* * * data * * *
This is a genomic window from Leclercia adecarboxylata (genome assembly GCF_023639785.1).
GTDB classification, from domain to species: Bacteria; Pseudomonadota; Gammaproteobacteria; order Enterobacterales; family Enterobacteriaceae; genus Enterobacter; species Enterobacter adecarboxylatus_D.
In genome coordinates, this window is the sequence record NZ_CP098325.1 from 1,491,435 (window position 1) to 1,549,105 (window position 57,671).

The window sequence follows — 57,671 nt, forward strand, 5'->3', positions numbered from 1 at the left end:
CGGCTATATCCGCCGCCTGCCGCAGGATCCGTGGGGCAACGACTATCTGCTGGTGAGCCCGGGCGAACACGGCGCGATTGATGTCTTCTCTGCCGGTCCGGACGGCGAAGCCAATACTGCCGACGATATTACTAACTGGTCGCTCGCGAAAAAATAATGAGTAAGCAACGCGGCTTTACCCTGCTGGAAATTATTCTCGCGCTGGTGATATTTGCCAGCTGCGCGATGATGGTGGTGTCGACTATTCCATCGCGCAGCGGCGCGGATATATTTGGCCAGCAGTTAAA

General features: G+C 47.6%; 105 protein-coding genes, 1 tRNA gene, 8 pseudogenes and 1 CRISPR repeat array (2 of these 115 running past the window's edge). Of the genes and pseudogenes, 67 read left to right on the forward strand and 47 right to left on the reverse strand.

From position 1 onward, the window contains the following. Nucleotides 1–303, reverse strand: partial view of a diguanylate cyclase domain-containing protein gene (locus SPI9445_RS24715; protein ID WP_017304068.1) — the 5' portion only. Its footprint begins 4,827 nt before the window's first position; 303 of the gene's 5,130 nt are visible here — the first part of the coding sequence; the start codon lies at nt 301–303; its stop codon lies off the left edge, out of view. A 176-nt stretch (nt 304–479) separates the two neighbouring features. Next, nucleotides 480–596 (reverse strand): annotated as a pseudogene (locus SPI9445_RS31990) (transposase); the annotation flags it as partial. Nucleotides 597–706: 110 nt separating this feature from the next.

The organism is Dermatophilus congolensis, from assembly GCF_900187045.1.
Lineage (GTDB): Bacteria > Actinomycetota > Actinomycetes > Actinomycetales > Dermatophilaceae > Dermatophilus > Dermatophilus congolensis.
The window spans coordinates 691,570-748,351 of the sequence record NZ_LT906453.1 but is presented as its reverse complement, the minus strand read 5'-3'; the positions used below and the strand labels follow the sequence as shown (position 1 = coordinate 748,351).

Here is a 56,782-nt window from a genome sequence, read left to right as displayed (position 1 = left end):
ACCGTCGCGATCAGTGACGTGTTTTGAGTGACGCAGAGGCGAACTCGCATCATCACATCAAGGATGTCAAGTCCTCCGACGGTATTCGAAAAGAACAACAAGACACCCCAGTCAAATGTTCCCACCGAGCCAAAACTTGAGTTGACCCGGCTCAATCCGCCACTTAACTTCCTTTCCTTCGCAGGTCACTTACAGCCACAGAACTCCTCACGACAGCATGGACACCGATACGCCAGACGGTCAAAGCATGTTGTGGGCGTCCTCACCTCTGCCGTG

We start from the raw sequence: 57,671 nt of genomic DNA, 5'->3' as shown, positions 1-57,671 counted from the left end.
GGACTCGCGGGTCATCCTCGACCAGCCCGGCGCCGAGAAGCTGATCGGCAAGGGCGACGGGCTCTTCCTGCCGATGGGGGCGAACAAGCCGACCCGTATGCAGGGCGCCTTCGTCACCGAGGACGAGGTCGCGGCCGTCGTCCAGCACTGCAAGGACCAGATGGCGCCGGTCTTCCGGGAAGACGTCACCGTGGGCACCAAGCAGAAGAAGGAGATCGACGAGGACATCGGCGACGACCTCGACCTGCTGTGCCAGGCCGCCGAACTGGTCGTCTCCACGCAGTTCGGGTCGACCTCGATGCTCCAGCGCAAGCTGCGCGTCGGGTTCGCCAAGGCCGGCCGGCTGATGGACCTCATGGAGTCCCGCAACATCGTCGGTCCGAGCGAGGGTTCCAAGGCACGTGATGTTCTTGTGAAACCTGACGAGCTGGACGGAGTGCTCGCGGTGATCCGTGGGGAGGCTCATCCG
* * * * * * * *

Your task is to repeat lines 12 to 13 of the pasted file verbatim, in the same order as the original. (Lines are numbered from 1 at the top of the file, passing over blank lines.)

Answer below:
ACCGTCGCGATCAGTGACGTGTTTTGAGTGACGCAGAGGCGAACTCGCATCATCACATCAAGGATGTCAAGTCCTCCGACGGTATTCGAAAAGAACAACAAGACACCCCAGTCAAATGTTCCCACCGAGCCAAAACTTGAGTTGACCCGGCTCAATCCGCCACTTAACTTCCTTTCCTTCGCAGGTCACTTACAGCCACAGAACTCCTCACGACAGCATGGACACCGATACGCCAGACGGTCAAAGCATGTTGTGGGCGTCCTCACCTCTGCCGTG

We start from the raw sequence: 57,671 nt of genomic DNA, 5'->3' as shown, positions 1-57,671 counted from the left end.